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Quinnipiac Has Biden Up Almost 10 Points Over Trump In Latest Poll


Do you believe the polls?

I never believed them in 2016 and I don’t belive them now in 2020.


Because I trust my EYES.

I see Trump filling 20,000+ stadiums all around the country night after night, and then I see Biden struggle to fill a high school gym.

And the Media wants to tell me Biden is up 10 points?

I don’t buy it.


Here's the detail, from Quinnipiac:

In the Democratic primary race for president, former Vice President Joe Biden is in the best position that he has been since the end of the summer, with 29 percent of the vote among Democratic voters and independent voters who lean Democratic, according to a Quinnipiac (KWIN-uh-pea-ack) University national poll released today. Biden is followed by Sen. Bernie Sanders with 17 percent, Sen. Elizabeth Warren with 15 percent, and South Bend Mayor Pete Buttigieg with 9 percent. Former New York City Mayor Michael Bloomberg has 5 percent, businessman Andrew Yang receives 4 percent, and Sen. Amy Klobuchar gets 3 percent. No other candidate tops 2 percent. In a November 26 poll, Biden received 24 percent, Buttigieg got 16 percent, Warren had 14 percent, and Sanders got 13 percent. 

"This is the first time Biden has had a double-digit lead since August, and Sanders' best number since June. While Warren's numbers seem to have stabilized, Buttigieg's numbers have dipped," said Quinnipiac University Polling Analyst Tim Malloy. 

Slightly more than half of all registered voters, 51 percent, think that President Trump should not be impeached and removed from office, while 45 percent say he should be impeached and removed. This compares to a November 26 poll in which 48 percent of voters said the president should not be impeached, while 45 percent said he should be. Today's poll is the first time since House Speaker Nancy Pelosi announced the inquiry that more than half of voters say that Trump should not be impeached.

"With Washington in turmoil and House Democrats poised to vote on impeaching the president for abuse of power and obstruction of Congress, American voters signal they are slightly more inclined not to impeach than to impeach," Malloy added. 

If the general election for president were being held today, 51 percent of registered voters say they would vote for Joe Biden, while 42 percent say they would vote for President Trump. When Trump is matched against other Democratic contenders the race remains in single digits:

  • Bernie Sanders gets 51 percent, while Trump has 43 percent;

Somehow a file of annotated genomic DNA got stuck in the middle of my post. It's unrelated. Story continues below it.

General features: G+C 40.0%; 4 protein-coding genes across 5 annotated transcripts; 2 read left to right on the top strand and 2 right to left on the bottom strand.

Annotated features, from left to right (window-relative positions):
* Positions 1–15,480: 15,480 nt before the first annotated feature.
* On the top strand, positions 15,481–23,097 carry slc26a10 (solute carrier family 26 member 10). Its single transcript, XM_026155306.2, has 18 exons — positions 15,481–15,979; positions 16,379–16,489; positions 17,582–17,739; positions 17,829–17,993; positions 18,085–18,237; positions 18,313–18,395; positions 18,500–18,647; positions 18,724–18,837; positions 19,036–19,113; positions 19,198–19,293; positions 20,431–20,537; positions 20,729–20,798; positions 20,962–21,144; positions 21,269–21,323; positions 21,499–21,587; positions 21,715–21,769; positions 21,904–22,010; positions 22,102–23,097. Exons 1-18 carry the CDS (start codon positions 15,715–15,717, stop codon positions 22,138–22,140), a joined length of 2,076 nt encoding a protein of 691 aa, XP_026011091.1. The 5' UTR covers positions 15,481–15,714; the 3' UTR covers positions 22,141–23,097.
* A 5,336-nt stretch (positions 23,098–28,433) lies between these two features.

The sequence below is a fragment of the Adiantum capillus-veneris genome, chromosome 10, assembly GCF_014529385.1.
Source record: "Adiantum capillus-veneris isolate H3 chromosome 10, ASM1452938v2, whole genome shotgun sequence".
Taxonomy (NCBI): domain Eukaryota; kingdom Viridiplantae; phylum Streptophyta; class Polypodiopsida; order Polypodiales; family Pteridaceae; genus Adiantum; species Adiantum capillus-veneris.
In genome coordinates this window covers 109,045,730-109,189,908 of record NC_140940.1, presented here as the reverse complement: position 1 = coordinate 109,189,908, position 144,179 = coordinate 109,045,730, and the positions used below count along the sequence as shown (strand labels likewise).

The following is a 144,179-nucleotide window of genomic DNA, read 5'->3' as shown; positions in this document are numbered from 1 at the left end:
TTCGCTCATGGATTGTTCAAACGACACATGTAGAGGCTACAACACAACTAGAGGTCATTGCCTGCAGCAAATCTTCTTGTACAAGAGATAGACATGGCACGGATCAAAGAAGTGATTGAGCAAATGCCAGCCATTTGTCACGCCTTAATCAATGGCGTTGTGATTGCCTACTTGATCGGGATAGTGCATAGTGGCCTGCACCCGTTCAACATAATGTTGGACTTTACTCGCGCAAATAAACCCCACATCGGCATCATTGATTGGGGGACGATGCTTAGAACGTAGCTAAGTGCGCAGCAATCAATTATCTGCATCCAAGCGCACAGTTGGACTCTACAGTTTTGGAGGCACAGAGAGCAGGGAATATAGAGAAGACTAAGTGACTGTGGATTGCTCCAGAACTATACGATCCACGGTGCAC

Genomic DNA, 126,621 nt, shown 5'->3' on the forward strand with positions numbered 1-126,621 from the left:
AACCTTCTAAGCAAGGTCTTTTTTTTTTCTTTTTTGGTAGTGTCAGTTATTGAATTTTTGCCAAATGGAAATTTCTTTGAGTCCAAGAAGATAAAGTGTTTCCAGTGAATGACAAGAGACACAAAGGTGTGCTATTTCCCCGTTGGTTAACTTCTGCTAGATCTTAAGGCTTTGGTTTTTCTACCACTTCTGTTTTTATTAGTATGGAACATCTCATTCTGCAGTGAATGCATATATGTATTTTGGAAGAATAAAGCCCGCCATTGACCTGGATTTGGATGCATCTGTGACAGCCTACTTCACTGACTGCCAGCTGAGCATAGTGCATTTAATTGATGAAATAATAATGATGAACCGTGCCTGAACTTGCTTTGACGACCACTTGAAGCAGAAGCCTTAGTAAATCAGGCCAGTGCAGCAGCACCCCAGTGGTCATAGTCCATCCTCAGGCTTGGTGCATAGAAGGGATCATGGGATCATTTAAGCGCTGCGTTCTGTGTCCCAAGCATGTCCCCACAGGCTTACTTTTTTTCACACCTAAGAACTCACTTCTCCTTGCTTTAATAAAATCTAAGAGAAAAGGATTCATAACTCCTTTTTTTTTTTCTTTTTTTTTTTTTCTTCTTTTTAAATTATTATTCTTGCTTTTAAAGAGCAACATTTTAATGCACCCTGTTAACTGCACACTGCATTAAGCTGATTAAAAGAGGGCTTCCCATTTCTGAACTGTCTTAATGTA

• Elizabeth Warren receives 50 percent and Trump gets 43 percent;
  • Michael Bloomberg gets 48 percent to Trump's 42 percent;
  • Pete Buttigieg has 48 percent, while Trump receives 43 percent;
  • Amy Klobuchar receives 47 percent, while Trump has 43 percent.

This compares to an October 8 poll, in which Biden beat Trump 51 - 40 percent, Sanders led Trump 49 - 42 percent, and Warren won against Trump 49 - 41 percent. 

At this point in the 2016 election cycle, a December 2, 2015 Quinnipiac University national poll found that 47 percent of voters said that they would vote for the eventual Democratic nominee Hillary Clinton, while 41 percent said that they would vote for eventual Republican nominee Donald Trump. 

Today, voters give the president his highest score on his handling of the economy since the question was first asked in February of 2017, with 54 percent approving of the way he's handling the economy and 42 percent disapproving. A similar 57 percent of voters say that they are better off financially today than they were in 2016, while 22 percent say they are worse off and 19 percent volunteered that they are the same. Voter perception of the economy has improved since October, as 69 percent of voters say the state of the nation's economy is excellent or good, while 30 percent say it is not so good or poor. In an October 23 poll, 61 percent said the economy was excellent or good, while 36 percent said it was not so good or poor. 

Among top Democratic presidential candidates, none are especially well-liked by registered voters:

  • a mixed 44 percent favorable to 47 percent unfavorable for Biden;
  • a mixed 44 - 48 percent rating for Sanders;
  • a negative 38 - 45 percent rating for Warren;
  • a split 31 - 29 percent rating for Buttigieg;
  • a split 24 - 23 percent rating for Klobuchar;
  • and a negative 21 - 40 percent rating for Bloomberg.

President Trump gets a negative 40 percent favorable to 57 percent unfavorable rating. This compares to the December 2, 2015 Quinnipiac University poll, in which Trump had a negative 35 - 57 percent rating. His future 2016 opponent, Hillary Clinton, had a negative 44 - 51 percent rating in that poll - similar to current front runner Biden's rating today. 

Similar to his current favorability rating, 41 percent of voters approve of the job Trump is doing as president, while 55 percent disapprove. 

From December 4 - 9, Quinnipiac University surveyed 1,553 self-identified registered voters nationwide with a margin of error of +/- 2.5 percentage points. The survey includes 665 Democratic voters and independent voters who lean Democratic with a margin of error of +/- 3.8 percentage points. 


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